Songs such as “Life Goes On” and “I Ain’t Mad At Cha” once again demonstrate Tupac’s ability to put every fiber of his being into each one of his songs. The game-changing album went on to sell five million copies. On September 7, 1996, Tupac Amaru Shakur was knocked off the top of the world when he was shot in an apparent drive-by in Las Vegas. Five days later, Tupac was pronounced dead. The controversy surrounding the death of the greatest hip-hop artist of all time remains, to this day, a mystery.
The death of Tupac Shakur may still be a mystery, however his influence on hip-hop music is undeniable. Tupac had a talent for exposing social and economical issues that forced society to face the reality that our nation was still far from perfect. He used his success and lyrics as a medium to speak to the world about important economical, political and social injustices. He quickly became a leader among the African American population, transforming into a voice for his nationality and a source of hope when there was nothing left for his people to believe in.
Tupac was an inspiration to those suffering from poverty or feeling hopeless about the future; his accomplishments proved that even a kid from the ghetto could rise above the hate and despair, achieve any goal, and make a difference in the world. The death of Tupac Shakur and his influence on hip-hop music is an invaluable part of not just African-American history, but world history. He may have been a criminal that had ‘thug life’ tatooed on his body, but Tupac was a courageous person who not only stood up for what he believed in, but carved his views into the hip-hop genre for generations to come.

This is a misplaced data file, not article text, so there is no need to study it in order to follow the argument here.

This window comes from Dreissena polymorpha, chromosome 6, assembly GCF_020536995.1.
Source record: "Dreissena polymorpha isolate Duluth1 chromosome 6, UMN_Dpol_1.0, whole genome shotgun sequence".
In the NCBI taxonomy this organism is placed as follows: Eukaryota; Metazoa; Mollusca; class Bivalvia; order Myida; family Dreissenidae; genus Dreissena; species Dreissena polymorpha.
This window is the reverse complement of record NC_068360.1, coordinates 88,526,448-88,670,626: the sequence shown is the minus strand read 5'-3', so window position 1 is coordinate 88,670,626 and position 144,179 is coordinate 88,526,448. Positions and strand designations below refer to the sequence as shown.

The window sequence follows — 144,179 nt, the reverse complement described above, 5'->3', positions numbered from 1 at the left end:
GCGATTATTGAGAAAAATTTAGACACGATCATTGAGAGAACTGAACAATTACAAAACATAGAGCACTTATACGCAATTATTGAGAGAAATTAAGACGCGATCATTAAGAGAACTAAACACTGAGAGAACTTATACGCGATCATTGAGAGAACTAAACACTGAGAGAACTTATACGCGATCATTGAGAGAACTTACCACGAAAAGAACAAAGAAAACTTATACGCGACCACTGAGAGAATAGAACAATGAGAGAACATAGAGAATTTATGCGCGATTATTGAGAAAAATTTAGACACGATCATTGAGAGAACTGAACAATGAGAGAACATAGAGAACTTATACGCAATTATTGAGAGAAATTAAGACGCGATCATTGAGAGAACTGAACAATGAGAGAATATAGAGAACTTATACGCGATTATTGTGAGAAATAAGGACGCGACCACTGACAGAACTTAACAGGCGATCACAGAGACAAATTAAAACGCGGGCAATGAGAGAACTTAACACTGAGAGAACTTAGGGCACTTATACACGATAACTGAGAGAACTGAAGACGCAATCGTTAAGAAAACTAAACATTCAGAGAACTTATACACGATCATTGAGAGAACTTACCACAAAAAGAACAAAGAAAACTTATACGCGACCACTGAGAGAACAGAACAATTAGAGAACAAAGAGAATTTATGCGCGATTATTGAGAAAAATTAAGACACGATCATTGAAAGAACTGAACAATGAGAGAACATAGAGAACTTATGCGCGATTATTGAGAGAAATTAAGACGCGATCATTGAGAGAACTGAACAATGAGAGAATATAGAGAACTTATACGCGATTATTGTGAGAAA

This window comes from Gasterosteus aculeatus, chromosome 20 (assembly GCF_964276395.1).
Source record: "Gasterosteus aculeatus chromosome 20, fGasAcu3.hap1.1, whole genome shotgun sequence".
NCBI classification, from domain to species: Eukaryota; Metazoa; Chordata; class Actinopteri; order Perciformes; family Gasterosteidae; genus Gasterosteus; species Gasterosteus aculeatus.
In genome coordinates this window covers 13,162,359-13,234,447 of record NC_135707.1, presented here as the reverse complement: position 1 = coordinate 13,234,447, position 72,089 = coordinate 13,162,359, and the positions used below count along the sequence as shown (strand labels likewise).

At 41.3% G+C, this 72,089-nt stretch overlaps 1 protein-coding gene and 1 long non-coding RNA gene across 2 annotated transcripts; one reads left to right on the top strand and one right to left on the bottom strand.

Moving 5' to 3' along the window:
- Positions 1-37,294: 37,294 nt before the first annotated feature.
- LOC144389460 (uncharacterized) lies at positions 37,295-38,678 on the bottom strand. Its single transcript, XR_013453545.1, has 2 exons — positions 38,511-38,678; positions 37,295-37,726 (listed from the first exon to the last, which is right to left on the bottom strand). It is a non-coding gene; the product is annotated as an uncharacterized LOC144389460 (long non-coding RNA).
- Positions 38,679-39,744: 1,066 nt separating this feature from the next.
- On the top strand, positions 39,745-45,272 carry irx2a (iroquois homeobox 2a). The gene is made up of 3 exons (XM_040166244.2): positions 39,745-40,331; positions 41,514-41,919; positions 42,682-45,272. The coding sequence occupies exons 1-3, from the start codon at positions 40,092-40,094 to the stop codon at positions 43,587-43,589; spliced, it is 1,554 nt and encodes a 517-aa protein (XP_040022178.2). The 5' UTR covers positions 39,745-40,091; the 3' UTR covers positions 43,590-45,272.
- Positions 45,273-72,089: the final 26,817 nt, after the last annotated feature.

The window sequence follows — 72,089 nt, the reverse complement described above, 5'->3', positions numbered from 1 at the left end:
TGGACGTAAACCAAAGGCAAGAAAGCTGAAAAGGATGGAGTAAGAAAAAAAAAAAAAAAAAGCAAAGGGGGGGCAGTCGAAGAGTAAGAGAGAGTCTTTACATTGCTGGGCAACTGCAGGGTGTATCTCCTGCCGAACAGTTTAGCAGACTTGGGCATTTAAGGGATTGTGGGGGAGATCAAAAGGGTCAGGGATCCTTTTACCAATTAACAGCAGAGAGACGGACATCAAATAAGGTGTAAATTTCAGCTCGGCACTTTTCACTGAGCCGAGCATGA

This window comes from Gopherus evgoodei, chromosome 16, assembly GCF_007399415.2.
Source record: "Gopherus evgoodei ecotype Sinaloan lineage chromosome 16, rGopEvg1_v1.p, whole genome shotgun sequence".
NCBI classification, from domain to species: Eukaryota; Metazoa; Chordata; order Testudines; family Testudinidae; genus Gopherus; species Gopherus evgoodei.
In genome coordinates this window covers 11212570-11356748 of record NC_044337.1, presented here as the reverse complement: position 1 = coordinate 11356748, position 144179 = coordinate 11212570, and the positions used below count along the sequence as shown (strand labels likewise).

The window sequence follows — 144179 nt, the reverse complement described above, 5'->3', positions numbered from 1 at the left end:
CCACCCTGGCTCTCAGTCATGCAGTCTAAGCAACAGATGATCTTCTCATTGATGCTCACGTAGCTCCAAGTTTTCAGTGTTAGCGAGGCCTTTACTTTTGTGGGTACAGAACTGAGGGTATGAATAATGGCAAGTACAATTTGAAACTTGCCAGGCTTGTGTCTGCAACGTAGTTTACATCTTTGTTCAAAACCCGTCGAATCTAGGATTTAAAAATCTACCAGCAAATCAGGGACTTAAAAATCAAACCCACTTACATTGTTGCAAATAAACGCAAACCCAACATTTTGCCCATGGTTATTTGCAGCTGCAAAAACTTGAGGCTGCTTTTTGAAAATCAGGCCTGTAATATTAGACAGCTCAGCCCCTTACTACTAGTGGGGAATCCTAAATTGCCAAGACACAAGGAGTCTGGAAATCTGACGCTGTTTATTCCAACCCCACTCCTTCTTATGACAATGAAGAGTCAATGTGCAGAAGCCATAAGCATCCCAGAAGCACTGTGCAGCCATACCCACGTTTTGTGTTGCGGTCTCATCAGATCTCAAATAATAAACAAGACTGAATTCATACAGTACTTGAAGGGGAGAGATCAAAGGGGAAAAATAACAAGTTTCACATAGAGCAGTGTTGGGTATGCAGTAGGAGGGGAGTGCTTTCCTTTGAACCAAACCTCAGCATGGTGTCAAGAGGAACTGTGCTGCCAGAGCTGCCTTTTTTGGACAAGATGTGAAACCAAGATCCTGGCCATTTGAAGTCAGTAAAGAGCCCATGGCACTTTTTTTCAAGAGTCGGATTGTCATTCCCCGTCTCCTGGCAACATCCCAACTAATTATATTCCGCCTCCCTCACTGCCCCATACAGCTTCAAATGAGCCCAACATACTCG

Shakur’s life, legacy, and music career focused on activism so much that I see him as the Martin Luther King of hip-hop. As an avid reader, Shakur absorbed a wealth of knowledge and was eager to share it. Today, you hear a lot of rap and hip-hop music that has no real value. Sadly, most rap lyrics now are focused on material things, money and sex. The emotion in and deeper meaning of rap is dead. Though there are a few exceptions (Eminem), hip-hop for the most part has been swallowed by the genre the media is responsible for: pop.
Music nowadays entails repetitive chorus’s and seems to be just noise. Great music is now a commodity that is hard to come by, especially in hip-hop, which is why I am so thankful for Tupac’s music even though his career was cut short. In a very short time, Tupac managed to address profound social issues while preaching through his lyrics. Not only did Shakur influence the genre of hip-hop and the culture of many Americans, he became a worldwide symbol of change. Tupac Shakur is a martyr, who believed he could make a difference through music, and boy did he ever.
I end this paper on the greatest hip-hop artist of all time with lyrics from the song “Changes: Come on, Come on, That’s just the way it is, Things will never be the same, That’s just the way it is, Aww Yeah. ” Work Citied Hamilton, K. (2004). Making some noise: The academy’s hip-hop generation. Black Issues in Higher Education, 21 (5), 34-37. Krims, A. (2000). New perspectives in music history and criticism: rap music and the poetics of identity. United Kingdom: Cambridge University Press. Smith, D. (1999). Tupac Shakur. In A. Light (Ed. ), The vibe history of hip-hop (p. 297-305). New York: Three Rivers Press.